The GPN model, which was trained unsupervised, effectively learned gene structures and DNA patterns Arabidopsis thalianaA plant biology model organism closely related to various agriculturally relevant species that can be used to provide insight into human disorders.

The method outperforms established conservation methods such as Fastcons and Philopy based on 18 correlations Brassicales Species aligned by whole-genome sequencing (WGS). The internal representation of DNA sequences used by GPN can discriminate genomic regions such as untranslated regions (UTR), introns and coding sequences, and its confidence can aid in the discovery of regulatory grammars, such as motifs that bind transcription factors.

GPNs had the best accuracy for coding sequences (CDS, 96%) and non-coding ribonucleic acids (ncRNA, 51%), the least common category. The model can detect intergenic, intron, CDS, UTR and ncRNA genomic regions.

Model prediction confidence was associated with the expected function of sites, and start and stop codon motifs were generally correctly predicted.

Using the log-likelihood ratio between alternative and reference alleles, GPN can assign a pathogenicity or function score for each SNP in the genome. Classification of variant types based on the lowest percentile of GPN scores was generally consistent with previously accepted concepts of malignancy.

Models with 0.0 and 0.1 down-weighting accounted for eight percent and nine percent of the repeat variance before the first decile of missense variants, respectively. Putative functional SNPs, defined as the lowest 0.1% of GPN scores, are enriched within anomalous 5.5-fold variation.

GPN has the advantage of assigning significantly different scores to genetic variants in strong linkage disequilibrium (LD) with each other when the surrounding context is different.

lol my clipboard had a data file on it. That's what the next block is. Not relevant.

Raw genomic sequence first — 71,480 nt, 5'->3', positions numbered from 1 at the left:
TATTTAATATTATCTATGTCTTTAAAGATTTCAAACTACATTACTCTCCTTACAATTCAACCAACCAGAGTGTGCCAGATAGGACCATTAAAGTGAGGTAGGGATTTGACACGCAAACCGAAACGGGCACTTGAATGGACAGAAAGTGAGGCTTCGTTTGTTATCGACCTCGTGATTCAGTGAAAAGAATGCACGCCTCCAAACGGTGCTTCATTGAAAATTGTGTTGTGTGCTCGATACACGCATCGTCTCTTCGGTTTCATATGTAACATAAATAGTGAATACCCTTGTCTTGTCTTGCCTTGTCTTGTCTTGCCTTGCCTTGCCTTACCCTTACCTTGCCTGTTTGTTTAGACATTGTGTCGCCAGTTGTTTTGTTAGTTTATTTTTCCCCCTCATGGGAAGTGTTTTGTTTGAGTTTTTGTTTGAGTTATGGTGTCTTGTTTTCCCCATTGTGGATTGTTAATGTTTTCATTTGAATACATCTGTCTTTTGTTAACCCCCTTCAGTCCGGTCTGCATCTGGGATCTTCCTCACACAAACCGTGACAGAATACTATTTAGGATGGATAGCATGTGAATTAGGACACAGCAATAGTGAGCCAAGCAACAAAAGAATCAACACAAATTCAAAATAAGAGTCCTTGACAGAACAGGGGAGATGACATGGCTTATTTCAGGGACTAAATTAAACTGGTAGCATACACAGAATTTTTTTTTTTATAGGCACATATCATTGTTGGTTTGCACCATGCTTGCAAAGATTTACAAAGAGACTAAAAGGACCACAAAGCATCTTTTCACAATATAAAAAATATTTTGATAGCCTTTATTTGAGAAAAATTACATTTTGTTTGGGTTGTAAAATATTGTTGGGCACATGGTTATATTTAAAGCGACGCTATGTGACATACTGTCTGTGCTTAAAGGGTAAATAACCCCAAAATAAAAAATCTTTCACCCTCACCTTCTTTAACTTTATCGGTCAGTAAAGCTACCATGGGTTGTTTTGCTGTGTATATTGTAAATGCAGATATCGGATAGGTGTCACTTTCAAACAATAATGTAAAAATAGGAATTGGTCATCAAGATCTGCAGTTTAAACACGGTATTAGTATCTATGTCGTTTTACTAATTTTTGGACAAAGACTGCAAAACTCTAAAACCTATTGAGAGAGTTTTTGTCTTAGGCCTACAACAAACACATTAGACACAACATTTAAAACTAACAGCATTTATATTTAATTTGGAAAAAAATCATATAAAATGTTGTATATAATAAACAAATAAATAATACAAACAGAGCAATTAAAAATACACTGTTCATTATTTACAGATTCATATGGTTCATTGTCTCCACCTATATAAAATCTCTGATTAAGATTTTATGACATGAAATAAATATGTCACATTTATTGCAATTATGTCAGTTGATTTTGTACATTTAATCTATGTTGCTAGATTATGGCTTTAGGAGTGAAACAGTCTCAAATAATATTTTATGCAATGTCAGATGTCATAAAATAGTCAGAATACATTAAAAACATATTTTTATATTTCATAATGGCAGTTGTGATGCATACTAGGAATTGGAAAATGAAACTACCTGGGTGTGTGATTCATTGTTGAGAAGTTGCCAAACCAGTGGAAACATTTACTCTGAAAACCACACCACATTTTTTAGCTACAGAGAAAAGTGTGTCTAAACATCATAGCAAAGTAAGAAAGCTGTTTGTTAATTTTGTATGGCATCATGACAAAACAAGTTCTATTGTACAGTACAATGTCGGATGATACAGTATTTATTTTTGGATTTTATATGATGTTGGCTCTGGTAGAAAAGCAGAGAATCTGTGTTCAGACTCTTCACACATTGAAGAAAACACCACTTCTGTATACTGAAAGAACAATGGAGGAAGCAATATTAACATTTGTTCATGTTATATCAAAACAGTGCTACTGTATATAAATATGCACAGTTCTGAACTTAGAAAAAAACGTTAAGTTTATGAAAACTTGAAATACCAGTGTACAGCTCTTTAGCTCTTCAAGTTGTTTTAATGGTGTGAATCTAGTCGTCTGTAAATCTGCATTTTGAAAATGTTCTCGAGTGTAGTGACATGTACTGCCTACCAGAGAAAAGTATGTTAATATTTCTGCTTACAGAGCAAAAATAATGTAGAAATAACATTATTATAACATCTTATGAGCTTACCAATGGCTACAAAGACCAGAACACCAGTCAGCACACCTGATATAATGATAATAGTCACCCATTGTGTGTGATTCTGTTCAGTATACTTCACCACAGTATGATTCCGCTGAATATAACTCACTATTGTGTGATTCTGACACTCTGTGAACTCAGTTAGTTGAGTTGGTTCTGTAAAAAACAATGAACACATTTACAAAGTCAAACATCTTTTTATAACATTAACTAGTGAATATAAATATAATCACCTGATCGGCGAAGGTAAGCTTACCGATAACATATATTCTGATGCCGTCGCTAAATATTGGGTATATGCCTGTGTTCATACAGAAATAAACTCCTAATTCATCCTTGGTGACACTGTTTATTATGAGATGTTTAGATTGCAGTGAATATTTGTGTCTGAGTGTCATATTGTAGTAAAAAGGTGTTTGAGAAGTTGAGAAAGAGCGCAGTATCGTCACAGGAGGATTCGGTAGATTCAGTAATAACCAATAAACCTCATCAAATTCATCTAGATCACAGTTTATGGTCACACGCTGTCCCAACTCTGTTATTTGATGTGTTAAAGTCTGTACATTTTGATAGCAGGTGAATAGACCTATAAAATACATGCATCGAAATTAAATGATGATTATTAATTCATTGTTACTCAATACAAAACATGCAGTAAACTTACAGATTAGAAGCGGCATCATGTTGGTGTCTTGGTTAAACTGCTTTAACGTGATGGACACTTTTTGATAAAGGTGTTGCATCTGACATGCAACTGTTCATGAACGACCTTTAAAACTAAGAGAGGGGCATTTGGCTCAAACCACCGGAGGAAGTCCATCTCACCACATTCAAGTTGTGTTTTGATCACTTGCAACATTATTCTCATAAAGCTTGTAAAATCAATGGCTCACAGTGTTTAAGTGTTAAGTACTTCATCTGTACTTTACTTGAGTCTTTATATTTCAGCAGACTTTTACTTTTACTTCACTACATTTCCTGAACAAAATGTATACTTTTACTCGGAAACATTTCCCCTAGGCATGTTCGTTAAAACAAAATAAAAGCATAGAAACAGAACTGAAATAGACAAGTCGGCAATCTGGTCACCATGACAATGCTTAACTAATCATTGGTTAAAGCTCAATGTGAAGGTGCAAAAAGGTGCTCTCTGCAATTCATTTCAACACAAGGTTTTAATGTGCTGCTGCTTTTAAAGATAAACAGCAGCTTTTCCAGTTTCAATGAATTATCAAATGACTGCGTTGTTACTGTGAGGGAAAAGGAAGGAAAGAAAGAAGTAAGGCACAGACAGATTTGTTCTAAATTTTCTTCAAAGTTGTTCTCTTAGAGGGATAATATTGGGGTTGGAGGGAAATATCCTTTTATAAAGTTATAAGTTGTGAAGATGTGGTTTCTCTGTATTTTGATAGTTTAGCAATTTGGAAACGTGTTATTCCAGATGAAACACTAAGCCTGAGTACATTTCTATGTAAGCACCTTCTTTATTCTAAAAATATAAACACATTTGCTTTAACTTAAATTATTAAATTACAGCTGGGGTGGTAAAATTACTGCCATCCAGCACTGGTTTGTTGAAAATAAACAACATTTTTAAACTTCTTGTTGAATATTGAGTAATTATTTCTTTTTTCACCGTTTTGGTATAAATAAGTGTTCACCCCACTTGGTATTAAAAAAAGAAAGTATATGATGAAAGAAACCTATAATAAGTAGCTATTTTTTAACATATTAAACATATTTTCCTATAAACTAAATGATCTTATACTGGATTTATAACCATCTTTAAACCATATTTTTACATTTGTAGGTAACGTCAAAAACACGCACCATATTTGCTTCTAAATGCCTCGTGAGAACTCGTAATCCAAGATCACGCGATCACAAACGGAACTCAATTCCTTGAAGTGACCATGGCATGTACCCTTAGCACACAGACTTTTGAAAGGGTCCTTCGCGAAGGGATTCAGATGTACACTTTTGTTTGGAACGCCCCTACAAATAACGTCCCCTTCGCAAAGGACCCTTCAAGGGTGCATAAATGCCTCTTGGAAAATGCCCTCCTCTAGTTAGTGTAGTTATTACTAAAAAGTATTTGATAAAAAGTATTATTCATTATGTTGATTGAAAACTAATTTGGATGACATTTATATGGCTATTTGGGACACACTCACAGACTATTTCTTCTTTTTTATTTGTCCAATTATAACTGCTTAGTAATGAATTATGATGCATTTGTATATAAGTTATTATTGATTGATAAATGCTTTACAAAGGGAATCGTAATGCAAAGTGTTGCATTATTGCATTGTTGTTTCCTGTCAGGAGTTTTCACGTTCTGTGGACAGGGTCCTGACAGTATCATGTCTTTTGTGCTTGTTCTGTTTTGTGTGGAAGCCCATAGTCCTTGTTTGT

The GPN-LD technique effectively distinguished genome-wide association study hits from non-hits, with single-nucleotide polymorphisms in the lowest one percent of GPN-linkage disequilibrium scores being 10-fold more enriched than GWAS hits. % of GPN-linkage imbalance values.

Surprisingly, the model trained with intermediate weights on iterations performed best. When evaluating the entire variation set, including locations that do not correspond to others BrassicalesThe GPN-LD strategy produced significantly higher odds ratio values.


Based on research findings, the genome-wide variant prediction (GPN) technique reliably predicts genome-wide variant effects based on genomic sequences alone. It is applicable to all species and can be used to refine GWAS fine-mapping and polygenic risk scores.

Since GPN is trained on DNA sequences, it can be used for unstudied non-model species that lack comprehensive functional genomics data. The model learns from joint nucleotide distributions in similar contexts across genomes rather than whole-genome alignments, which can result in poor noncoding quality.

GPN predictions around splice junctions can help identify splicing factor binding sites. Future studies could assess the effect of low weight recurrence based on family or age.